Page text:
Erik was THERE. He saw it happen. It was cold, calculated and cruel, and his rage is justifiable. Already there are stakes, and it serves not only to get a greater understanding of where Magneto is coming from…but what makes Shaw tick as well. Even though he is just a young boy, we can already see hints of what he will eventually become. Anakin?
Not so much.
And when Erik crushes a room with his mind, we feel the anguish, and the devastation. He just lost his whole world in an instant because he couldn’t move a coin. Do we get that when Vader decides to crush a room with his mind? Let’s ask the man himself.
Hey Darth, does this scene have any emotional depth at all?
Is it any way believable?
Is there any way a Star Wars fan won’t be horribly embarrassed by this scene?
Is George Lucas going to give me my money back?
I didn’t think so.
2. The Mentor Tormentor
In both instances, our heroes have good in them (That others can sense, conveniently enough, Thanks Charles and Luke) but are ultimately corrupted by an Evil Mentor. As Erik so aptly put it “I’m Frankenstein’s Monster… and I’m looking for my creator.” First Class starts this corruption from Erik’s childhood, with Shaw teaching him the hard way that rage and pain and anger will make him powerful. The Emperor essentially teaches Vader the same thing but in a more offhand way. He mentions the death of his mother, but he didn’t actually kill her. He implies that he MIGHT be able to save Padme (From what? a bad dream that Anakin is having?) Apparently that is enough. Up to this point, Anakin is essentially good. He’s petulant…a little arrogant…but nothing to suggest he’s ready to full on embrace evil. Then, he makes a snap decision. Mace Windu dies, and Anakin, this good person, is suddenly ready to murder a bunch of children, no questions asked.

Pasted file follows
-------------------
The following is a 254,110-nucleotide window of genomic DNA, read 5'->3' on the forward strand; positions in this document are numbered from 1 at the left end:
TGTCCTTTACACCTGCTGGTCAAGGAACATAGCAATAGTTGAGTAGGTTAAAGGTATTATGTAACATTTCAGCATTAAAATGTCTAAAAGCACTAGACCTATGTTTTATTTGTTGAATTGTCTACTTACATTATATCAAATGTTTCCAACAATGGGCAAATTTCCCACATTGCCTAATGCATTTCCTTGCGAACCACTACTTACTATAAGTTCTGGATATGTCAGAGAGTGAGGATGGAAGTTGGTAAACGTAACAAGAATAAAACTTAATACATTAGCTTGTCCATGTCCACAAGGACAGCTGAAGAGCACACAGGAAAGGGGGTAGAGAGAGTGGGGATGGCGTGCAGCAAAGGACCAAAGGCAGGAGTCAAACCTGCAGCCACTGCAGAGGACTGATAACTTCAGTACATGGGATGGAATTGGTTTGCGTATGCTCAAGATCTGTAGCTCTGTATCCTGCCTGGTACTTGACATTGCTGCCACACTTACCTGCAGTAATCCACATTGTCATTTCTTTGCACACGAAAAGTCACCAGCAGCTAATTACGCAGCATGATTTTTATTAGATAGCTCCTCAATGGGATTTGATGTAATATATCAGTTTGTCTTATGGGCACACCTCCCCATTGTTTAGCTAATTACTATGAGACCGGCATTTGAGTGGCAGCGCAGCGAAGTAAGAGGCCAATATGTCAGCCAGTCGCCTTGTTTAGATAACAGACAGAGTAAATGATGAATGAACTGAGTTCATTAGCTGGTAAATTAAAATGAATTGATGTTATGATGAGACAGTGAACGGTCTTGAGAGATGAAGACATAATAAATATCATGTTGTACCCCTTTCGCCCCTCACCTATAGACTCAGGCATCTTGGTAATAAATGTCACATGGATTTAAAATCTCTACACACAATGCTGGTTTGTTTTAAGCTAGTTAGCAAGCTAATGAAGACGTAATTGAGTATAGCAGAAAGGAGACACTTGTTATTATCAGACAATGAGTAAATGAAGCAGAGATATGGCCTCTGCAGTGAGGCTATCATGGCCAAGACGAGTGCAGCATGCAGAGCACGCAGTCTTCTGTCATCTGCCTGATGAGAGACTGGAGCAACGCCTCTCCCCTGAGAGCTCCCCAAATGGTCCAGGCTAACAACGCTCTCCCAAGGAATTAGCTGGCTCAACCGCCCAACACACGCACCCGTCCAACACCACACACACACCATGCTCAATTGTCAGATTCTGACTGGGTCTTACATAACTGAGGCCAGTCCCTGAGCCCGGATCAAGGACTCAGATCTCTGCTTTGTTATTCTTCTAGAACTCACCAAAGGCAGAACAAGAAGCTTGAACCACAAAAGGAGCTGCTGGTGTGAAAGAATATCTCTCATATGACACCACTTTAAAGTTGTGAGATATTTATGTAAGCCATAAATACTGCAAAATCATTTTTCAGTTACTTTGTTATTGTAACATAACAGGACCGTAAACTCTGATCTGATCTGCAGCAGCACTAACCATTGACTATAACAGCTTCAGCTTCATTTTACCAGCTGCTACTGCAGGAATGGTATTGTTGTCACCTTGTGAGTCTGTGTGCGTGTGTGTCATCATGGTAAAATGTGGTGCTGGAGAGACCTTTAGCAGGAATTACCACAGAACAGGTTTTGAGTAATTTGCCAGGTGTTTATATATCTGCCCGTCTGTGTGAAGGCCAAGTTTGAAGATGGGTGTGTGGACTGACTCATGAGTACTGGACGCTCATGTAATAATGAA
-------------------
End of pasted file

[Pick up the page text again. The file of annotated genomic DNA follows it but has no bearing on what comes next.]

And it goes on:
Erik is corrupted by hate from the very beginning. It’s what sustains him. Even when working with Charles it consumes him. He knows deep inside that the man who he hates so much has made him into what he is today, and by the end, he accepts that, and becomes Magneto. He isn’t even at odds with Shaw philosophically…and he takes up his mantle (and his helmet)…but he is the master now, and it won’t do to have the man who killed his mother alive. The tragedy here is the friendship that he sacrifices (His ONLY close friend, really) for his cause… to ensure freedom and prosperity for his kind. The very best villains are the ones with understandable motivations, ones who THINK they are doing the right thing… and in Magneto’s place I’m not sure I wouldn’t do the same.